The livestock industry spills over borders, it doesn't conform itself to state lines. A company's headquarters may be in Arkansas, but its hatchery or production site may be in a neighboring state.
If an outbreak of foot-and-mouth occurs, it will be very painful, says Byrd. A recent American Farm Bureau Federation report said that if foot-and-mouth ever hit Arkansas, the damage could top $1 billion. Other studies and simulations back this up.
“Texas found that one small county alone would face millions of dollars in losses. Multiply that times all the counties in that huge state and you're talking an absolute gutting of the industry.”
On this issue, there are few lone ranger states, says Byrd. It would be foolish to not work with neighbors.
“I think most of the states in our region share plans and how they'd impact each other. It's critical that we have compatible plans. That's because an outbreak isn't likely to happen in downtown Little Rock. It's likely to happen away from cities — potentially near state lines.”
Not only must these plans be compatible, but those formulating them are now forced to “think outside the box,” says Byrd.
Why? Because traditionally, the federal government would play the cavalry in disease outbreak situations. But there are now fewer total people in the federal veterinary services than there were detailed in the Pennsylvania avian influenza outbreak a few years ago, says Byrd.
“That means if there is an outbreak of foot-and-mouth, there will be few federal employees to help. In that eventuality, there would likely be a minimum of 10 to 20 states involved and the federal veterinarians would be spread so thin they wouldn't be able to do as much as we'd hope. That means the states have to pull more weight. The federal veterinarians are part of the partnership, but they aren't the force they once were.”
States, the federal veterinarians and industry must band together on contingency plans, insists Byrd.
“We must form a relationship, put plans in place and use the power of industry to make these things doable. These diseases are explosive and we aren't in great practice of facing them. 1929 was the last time foot-and-mouth was in this country.”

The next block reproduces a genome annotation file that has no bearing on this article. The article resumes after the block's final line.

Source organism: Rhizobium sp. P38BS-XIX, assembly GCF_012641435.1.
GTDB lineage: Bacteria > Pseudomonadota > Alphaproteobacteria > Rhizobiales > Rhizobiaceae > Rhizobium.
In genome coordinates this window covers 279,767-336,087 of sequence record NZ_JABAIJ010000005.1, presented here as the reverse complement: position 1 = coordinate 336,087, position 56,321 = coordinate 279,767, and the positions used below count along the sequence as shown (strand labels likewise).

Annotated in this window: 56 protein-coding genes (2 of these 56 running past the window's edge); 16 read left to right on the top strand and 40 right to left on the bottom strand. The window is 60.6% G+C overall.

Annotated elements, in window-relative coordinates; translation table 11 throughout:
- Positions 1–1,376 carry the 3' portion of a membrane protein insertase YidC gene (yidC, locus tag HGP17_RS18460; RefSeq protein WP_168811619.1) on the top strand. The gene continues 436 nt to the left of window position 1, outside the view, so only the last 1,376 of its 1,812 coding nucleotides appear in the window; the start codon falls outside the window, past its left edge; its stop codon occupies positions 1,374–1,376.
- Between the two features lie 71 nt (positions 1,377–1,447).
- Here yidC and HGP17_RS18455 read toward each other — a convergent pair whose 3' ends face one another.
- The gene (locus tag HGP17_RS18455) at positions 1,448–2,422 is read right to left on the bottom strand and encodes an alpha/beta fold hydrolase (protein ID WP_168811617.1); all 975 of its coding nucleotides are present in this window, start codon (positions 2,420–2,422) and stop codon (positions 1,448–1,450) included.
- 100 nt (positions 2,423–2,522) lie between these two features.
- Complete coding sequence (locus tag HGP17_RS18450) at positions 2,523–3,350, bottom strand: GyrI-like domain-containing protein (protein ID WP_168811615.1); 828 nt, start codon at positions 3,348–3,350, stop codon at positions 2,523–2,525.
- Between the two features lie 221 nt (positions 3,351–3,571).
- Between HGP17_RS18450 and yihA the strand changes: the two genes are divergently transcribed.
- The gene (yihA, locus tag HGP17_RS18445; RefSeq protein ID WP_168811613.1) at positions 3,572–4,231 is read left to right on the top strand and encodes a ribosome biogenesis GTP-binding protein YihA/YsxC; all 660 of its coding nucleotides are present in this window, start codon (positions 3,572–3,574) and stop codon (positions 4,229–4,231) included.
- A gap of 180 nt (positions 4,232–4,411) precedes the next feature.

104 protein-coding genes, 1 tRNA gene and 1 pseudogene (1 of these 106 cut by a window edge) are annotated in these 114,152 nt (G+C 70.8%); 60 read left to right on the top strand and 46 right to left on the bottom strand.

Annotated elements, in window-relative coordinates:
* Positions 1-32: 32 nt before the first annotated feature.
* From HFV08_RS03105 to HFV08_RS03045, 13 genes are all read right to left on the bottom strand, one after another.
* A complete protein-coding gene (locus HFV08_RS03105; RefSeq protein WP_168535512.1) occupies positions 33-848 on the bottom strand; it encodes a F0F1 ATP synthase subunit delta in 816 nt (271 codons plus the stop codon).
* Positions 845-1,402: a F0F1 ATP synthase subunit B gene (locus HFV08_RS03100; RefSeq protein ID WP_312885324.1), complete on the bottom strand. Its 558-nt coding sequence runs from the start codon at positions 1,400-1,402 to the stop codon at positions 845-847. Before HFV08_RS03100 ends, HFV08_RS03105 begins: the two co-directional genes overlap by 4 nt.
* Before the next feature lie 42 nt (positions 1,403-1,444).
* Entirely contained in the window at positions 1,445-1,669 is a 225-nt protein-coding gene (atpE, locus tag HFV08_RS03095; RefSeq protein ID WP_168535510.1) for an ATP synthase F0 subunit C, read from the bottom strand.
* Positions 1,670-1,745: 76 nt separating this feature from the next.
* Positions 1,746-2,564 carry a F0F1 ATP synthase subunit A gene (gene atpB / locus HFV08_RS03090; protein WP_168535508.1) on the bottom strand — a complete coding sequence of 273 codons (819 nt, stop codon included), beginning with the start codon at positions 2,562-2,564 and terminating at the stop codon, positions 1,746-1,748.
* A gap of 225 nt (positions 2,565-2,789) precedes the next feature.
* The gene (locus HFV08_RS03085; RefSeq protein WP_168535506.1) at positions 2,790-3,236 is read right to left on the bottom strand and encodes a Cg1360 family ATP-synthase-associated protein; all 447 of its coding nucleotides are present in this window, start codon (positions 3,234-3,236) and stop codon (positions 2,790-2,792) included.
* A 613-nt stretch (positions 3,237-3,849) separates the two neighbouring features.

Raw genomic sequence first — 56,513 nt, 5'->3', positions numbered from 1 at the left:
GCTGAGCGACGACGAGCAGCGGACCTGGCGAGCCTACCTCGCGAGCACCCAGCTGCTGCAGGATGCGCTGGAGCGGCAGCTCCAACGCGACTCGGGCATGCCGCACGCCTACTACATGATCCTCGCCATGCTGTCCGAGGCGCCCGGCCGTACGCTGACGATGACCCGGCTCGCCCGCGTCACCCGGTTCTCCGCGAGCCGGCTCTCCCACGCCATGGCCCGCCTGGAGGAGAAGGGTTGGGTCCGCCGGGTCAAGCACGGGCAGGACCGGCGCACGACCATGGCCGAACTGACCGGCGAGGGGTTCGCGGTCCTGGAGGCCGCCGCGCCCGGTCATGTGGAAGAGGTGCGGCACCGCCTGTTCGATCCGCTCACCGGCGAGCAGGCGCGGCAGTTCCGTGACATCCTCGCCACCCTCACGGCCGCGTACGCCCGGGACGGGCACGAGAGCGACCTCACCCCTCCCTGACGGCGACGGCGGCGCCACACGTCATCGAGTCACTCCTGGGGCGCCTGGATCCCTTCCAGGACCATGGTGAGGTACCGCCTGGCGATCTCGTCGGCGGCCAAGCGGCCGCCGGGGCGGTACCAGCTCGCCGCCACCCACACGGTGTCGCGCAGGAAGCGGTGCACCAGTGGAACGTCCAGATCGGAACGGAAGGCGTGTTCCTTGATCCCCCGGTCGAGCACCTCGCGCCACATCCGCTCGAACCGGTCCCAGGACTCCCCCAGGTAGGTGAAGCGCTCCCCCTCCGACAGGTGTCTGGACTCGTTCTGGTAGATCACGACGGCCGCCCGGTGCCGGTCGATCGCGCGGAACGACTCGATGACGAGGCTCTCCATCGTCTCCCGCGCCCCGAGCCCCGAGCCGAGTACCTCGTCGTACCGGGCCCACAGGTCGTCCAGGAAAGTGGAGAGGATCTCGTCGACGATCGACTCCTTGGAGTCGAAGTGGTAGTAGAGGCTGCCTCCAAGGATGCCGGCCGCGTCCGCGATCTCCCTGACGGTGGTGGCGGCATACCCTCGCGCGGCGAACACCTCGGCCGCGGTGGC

From some quarters, there is concern with terrorists seeing international expos or fairs as potential targets. Byrd says that concern is justified.
“Our industry has never experienced a horrific terrorist event. But we'd be foolish not to consider it. That's because the industry isn't built around disease control but around feed efficiency, supply and demand and processing.
“We're in a new time. For whatever reason, we're more vulnerable food-wise than we've ever been before. Issues like terrorism drive that home.”
Today, America has few people on the farm and huge populations in urban settings.
“This is unlike when, say during the Great Depression, the vast majority of citizens were on farms. In that setting, everyone was in dire straits, but many — because they lived on farms — were at least able to scrape together something to eat.”
Because of the demographic flip-flop, anything attacking the U.S. food supply would be much more devastating to the country than in the past, says Byrd.
Further, the concentration of pork and poultry industries is another concern. Arkansas has about 1.8 million head of cattle on 31,400 farms.
It also has 685,000 hogs on 1,350 sites. However, more than two-thirds of those hogs are on just 145 farms. The average state poultry operation has 20,000 chickens held in conditions allowing for 1.25 chickens per square foot.
“Anytime you concentrate animals, whether on large farms or at some expo or fair, there's a much greater risk for disease spreading rapidly. That plays right into the hands of any potential terrorists.”
For a terrorist, one of the draws of a bio-terrorism act is he could flee the scene days before symptoms show up. It wouldn't be like a bombing where everyone is on alert for a nefarious fellow as soon as the explosion occurs, says Byrd.
“All it takes is one crazy person. But whether it's from terrorism or a natural occurrence, the response to a disease outbreak will be the same. That's why there's a small degree of comfort in at least having the plans in place.”